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Subcutaneous emphysema of the scrotum (pneumoscrotum) due to traumatic pneumothorax: a case report

  • 1Email author,
  • 1,
  • 1,
  • 1 and
  • 1
Cases Journal20081:293

  • Received: 10 October 2008
  • Accepted: 01 November 2008
  • Published:



Subcutaneous emphysema of the scrotum due to traumatic pneumothorax is a rare medical situation and only a few cases are reported in the literature.

Case report

We present the case of a 22 year old man who was admitted to the emergency department after a motorcycle accident having a painless crepitant scrotum and chest excoriations. Further evaluation revealed subcutaneous emphysema of the scrotum caused by left pneumothorax.


In conclusion, subcutaneous emphysema of the scrotum (or pneumoscrotum) due to traumatic pneumothorax is not an urgent condition and assessment should be supportive with intervention directed at the etiology, e.g. the pneumothorax.


  • Pneumothorax
  • Subcutaneous Emphysema
  • Inguinal Canal
  • Chest Drain Tube
  • Motorcycle Accident


Subcutaneous emphysema of the scrotum (or pneumoscrotum) is a rare condition and receives little or no discussion in standard texts of urology. This paper presents a case of pneumoscrotum due to traumatic pneumothorax and discusses its clinical course, findings and treatment strategy with a review of the relevant literature.

Case presentation

A 22 year old man was admitted to the emergency department following a motorcycle accident. He had chest excoriations and a painless crepitant scrotum (Fig 1, 2.). Palpation of the scrotum was characteristic and gave the impression of palpating "snow". Testicles could not be palpated. During clinical examination, patient complained of incipient dyspnea. Auscultation of the lungs placed the suspicion of pneumothorax. The CT imaging study demonstrated a left pneumothorax (Fig. 3) causing a subcutaneous emphysema that was expanded in the scrotum (Fig. 4). A left haemothorax and three rib fractures were also diagnosed. No lesions of the genitalia were diagnosed. A chest drainage tube was inserted and further assessment was supportive in collaboration with the thoracosurgery clinic. Patient was dismissed eight days after the accident. Pneumothorax was partially absorbed and further control was arranged as an outpatient. By one month, no air was found in the ultrasound imaging of the scrotum.
Figure 1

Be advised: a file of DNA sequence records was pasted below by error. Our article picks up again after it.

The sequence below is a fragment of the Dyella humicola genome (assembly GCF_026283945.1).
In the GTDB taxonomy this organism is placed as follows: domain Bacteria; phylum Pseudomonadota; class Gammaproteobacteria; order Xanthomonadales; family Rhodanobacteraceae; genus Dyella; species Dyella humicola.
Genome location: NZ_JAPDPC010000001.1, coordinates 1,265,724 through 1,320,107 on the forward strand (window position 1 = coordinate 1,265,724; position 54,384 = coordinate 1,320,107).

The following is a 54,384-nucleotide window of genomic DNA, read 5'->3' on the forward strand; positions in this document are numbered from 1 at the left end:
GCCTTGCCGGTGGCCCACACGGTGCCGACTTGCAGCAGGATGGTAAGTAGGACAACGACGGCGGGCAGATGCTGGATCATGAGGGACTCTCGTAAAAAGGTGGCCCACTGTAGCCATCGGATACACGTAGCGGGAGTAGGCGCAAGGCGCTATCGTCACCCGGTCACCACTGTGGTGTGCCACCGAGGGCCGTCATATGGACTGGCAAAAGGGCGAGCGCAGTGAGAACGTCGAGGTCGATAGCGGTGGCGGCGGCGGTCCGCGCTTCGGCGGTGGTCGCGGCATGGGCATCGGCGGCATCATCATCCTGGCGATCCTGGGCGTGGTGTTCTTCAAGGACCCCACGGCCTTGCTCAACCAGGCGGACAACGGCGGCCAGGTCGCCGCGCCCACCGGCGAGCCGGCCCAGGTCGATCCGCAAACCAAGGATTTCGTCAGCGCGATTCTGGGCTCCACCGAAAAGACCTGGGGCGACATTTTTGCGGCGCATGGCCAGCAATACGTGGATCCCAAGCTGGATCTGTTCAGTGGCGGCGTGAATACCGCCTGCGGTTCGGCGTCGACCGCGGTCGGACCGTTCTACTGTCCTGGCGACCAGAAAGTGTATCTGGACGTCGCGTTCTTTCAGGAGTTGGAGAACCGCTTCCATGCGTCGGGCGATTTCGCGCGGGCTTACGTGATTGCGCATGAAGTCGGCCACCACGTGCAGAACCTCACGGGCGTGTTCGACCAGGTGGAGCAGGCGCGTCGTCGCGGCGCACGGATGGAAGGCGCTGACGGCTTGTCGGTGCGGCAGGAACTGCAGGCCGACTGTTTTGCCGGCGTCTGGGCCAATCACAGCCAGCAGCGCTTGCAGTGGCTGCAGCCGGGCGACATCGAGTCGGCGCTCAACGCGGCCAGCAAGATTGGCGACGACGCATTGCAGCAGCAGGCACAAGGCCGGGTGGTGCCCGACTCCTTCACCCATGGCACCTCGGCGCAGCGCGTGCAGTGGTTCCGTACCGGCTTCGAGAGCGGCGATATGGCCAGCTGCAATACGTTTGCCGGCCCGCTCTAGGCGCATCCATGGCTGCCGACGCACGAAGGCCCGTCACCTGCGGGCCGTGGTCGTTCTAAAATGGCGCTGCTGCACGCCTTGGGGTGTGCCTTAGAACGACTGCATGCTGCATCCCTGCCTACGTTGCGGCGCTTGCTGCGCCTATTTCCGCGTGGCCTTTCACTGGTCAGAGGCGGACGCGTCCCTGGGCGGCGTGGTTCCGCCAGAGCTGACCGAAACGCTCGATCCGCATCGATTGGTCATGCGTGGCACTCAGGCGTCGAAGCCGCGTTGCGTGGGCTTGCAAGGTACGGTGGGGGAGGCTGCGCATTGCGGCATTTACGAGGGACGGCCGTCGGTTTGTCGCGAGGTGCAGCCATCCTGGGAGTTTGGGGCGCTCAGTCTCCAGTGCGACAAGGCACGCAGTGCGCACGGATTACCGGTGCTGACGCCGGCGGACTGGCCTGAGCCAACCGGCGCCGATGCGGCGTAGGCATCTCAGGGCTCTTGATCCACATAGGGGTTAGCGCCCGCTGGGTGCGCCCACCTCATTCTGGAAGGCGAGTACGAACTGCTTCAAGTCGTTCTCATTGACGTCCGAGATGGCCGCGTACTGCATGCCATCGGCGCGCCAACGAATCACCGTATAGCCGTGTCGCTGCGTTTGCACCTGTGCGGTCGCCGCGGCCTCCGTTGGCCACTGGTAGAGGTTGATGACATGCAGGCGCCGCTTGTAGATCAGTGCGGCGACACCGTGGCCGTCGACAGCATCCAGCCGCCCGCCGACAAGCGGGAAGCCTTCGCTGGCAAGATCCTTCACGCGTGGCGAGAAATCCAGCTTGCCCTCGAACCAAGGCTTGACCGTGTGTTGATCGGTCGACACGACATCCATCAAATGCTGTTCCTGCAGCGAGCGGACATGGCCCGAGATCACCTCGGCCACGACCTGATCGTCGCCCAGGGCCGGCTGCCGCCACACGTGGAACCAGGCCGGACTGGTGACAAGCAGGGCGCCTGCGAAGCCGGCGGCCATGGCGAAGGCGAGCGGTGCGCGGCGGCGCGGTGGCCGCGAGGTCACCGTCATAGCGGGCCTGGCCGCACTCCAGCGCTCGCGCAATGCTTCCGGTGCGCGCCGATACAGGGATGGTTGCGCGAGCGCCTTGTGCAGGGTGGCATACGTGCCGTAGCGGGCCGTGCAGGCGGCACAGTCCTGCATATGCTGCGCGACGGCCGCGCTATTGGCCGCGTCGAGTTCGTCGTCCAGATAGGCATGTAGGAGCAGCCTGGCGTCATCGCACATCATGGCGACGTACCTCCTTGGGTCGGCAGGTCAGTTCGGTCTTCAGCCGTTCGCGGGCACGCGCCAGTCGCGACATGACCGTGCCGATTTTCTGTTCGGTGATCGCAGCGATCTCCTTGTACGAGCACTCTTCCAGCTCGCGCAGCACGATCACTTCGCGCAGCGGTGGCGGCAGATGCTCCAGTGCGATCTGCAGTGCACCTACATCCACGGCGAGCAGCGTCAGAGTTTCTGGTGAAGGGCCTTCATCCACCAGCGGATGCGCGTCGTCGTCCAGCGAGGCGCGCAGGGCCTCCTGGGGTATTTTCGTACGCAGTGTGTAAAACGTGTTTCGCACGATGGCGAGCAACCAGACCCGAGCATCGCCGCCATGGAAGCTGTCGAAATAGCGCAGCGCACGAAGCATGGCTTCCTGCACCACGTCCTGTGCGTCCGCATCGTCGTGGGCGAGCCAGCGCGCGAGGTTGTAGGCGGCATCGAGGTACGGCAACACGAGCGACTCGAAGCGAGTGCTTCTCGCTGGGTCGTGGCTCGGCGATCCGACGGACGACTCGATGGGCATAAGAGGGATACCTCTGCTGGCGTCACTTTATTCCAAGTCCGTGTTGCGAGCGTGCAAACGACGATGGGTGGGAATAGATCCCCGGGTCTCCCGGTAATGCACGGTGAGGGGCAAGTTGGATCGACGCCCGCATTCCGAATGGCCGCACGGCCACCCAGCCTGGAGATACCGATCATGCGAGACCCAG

Figure 1

Oedematous scrotum (profile).

Figure 2
Figure 2

Oedematous scrotum.

Figure 3
Figure 3

CT demonstrates left pneumo-haemothorax with subcutaneous emphysema.

Figure 4
Figure 4

CT demonstrates pneumoscrotum (red arrows).


Subcutaneous emphysema of the scrotum – especially of traumatic etiology – is not a common medical condition. Causes that may result in the presence of air in the scrotum are:
  1. 1.

    Iatrogenic: such as various endoscopies (colonoscopy, polypectomy, laparoscopic procedures, tracheostomy, CPR, chest drain tube insertion, dental procedures) [13].

  2. 2.

    Gas producing infection (gangrene Fournier).

  3. 3.

    Pneumothorax [4, 5].

  4. 4.

    Scrotal trauma.

  5. 5.

    Visceral perforation [6].

The true nature of the development of the subcutaneous emphysema of the scrotum has not been fully elucidated. Three possible mechanisms were proposed:
  1. 1.

    Rapture of the alveoli and expansion of the air through the mediastinum in the subcutaneous area [6].

  2. 2.

    Expansion of the emphysema along the Scarpa's Fascia [7].

  3. 3.

    Through the mediastinum air passes in the paranephric space and through the retroperitoneum and the inguinal canal is gathered in the scrotum [810].


In the case described above, spread of the subcutaneous emphysema towards scrotum is the most "desirable" potential, given the fact that if this expansion was towards neck it could obstruct the upper airways and lead to suffocation.


We can support that subcutaneous emphysema of the scrotum due to traumatic pneumothorax (blunt trauma), despite its impressive clinical presentation, is not really an urgent situation and assessment should be supportive with intervention directed at the etiology, that is the pneumothorax [11].




Computed Tomography


Cardio Pulmonary Resuscitation.


Authors’ Affiliations

Department of Urology, General Hospital of Nikea, 3 D. Mantouvalou St., Nikea, 18454, Piraeus, Greece


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